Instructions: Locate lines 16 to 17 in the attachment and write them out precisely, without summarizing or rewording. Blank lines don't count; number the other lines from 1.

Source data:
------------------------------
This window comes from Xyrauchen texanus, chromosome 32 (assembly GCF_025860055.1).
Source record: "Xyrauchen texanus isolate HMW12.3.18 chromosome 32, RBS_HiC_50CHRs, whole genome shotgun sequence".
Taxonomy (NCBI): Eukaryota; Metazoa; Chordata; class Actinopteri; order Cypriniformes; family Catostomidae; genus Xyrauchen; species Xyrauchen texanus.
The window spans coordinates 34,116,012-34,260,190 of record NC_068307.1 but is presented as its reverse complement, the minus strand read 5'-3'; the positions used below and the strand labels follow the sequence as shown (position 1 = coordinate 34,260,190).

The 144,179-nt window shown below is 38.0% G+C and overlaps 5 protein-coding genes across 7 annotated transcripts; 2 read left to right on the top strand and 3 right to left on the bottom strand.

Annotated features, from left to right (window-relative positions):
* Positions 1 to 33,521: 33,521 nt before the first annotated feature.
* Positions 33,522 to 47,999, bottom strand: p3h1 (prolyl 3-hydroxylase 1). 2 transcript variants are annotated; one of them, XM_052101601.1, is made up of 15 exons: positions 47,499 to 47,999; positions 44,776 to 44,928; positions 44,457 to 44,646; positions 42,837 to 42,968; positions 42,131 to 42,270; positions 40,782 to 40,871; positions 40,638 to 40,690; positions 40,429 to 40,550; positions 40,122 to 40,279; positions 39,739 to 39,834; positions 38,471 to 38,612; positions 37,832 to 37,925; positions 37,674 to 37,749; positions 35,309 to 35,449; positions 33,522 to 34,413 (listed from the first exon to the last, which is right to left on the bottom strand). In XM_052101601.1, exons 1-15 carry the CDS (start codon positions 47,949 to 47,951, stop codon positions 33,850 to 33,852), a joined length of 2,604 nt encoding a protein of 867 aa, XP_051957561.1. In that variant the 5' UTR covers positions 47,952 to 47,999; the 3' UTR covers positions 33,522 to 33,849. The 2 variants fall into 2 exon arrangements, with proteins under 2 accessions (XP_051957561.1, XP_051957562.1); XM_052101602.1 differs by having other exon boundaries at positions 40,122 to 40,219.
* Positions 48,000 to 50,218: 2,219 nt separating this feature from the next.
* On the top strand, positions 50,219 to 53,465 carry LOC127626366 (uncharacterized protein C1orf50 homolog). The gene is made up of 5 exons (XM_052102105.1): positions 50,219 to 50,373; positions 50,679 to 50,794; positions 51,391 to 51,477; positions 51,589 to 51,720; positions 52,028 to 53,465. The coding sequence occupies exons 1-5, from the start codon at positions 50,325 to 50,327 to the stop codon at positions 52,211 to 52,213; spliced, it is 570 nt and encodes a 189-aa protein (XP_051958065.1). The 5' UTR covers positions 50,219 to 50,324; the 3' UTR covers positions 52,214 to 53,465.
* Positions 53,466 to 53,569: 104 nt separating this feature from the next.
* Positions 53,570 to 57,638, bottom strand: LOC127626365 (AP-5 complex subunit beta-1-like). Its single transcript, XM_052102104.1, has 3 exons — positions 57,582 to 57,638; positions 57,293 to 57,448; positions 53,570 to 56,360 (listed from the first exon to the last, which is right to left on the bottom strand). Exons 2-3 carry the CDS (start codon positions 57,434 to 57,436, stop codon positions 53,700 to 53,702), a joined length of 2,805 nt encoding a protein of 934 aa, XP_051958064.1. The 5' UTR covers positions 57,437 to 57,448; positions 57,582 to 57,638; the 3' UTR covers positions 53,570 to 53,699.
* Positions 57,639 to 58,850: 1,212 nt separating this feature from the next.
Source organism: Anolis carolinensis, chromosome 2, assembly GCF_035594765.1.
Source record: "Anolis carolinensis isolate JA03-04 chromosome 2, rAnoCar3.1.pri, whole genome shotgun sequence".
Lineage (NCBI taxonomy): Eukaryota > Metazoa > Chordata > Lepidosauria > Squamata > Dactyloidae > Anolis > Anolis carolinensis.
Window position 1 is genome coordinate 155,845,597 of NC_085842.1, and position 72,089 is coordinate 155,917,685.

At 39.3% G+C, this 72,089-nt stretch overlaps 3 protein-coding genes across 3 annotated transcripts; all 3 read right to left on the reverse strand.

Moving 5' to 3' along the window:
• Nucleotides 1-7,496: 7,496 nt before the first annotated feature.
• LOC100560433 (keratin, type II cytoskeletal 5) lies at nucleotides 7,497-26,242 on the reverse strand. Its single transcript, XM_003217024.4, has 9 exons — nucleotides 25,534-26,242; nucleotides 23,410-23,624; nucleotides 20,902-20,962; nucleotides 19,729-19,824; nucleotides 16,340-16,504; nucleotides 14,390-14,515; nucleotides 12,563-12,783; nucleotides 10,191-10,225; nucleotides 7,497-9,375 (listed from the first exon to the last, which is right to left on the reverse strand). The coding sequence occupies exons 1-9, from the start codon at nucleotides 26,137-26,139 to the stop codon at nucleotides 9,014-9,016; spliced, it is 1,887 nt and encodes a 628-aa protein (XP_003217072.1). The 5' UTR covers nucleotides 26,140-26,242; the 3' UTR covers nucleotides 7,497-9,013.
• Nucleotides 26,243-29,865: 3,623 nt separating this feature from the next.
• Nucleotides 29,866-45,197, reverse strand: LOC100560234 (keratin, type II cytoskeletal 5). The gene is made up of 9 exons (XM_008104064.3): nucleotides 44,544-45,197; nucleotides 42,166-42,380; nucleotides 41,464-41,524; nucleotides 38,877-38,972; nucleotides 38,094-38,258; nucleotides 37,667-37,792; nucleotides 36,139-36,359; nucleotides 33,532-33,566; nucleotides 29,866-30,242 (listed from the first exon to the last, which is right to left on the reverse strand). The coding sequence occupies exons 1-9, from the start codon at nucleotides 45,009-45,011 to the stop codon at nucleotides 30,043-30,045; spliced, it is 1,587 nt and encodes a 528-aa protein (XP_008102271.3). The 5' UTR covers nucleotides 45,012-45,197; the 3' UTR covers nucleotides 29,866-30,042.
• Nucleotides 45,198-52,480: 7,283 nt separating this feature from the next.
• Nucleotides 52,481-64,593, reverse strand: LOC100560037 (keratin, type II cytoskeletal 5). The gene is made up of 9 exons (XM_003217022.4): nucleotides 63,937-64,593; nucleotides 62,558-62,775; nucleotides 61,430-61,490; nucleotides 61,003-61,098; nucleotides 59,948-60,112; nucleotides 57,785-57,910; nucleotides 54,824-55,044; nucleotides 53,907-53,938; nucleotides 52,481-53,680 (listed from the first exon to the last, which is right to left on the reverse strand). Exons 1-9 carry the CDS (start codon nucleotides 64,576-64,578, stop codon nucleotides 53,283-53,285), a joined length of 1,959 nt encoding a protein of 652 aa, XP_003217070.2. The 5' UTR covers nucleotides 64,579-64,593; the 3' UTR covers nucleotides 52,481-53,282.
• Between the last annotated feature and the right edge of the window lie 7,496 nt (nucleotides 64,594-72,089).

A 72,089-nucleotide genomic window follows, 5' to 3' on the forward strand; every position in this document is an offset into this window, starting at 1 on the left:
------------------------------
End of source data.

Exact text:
Lineage (NCBI taxonomy): Eukaryota > Metazoa > Chordata > Lepidosauria > Squamata > Dactyloidae > Anolis > Anolis carolinensis.
Window position 1 is genome coordinate 155,845,597 of NC_085842.1, and position 72,089 is coordinate 155,917,685.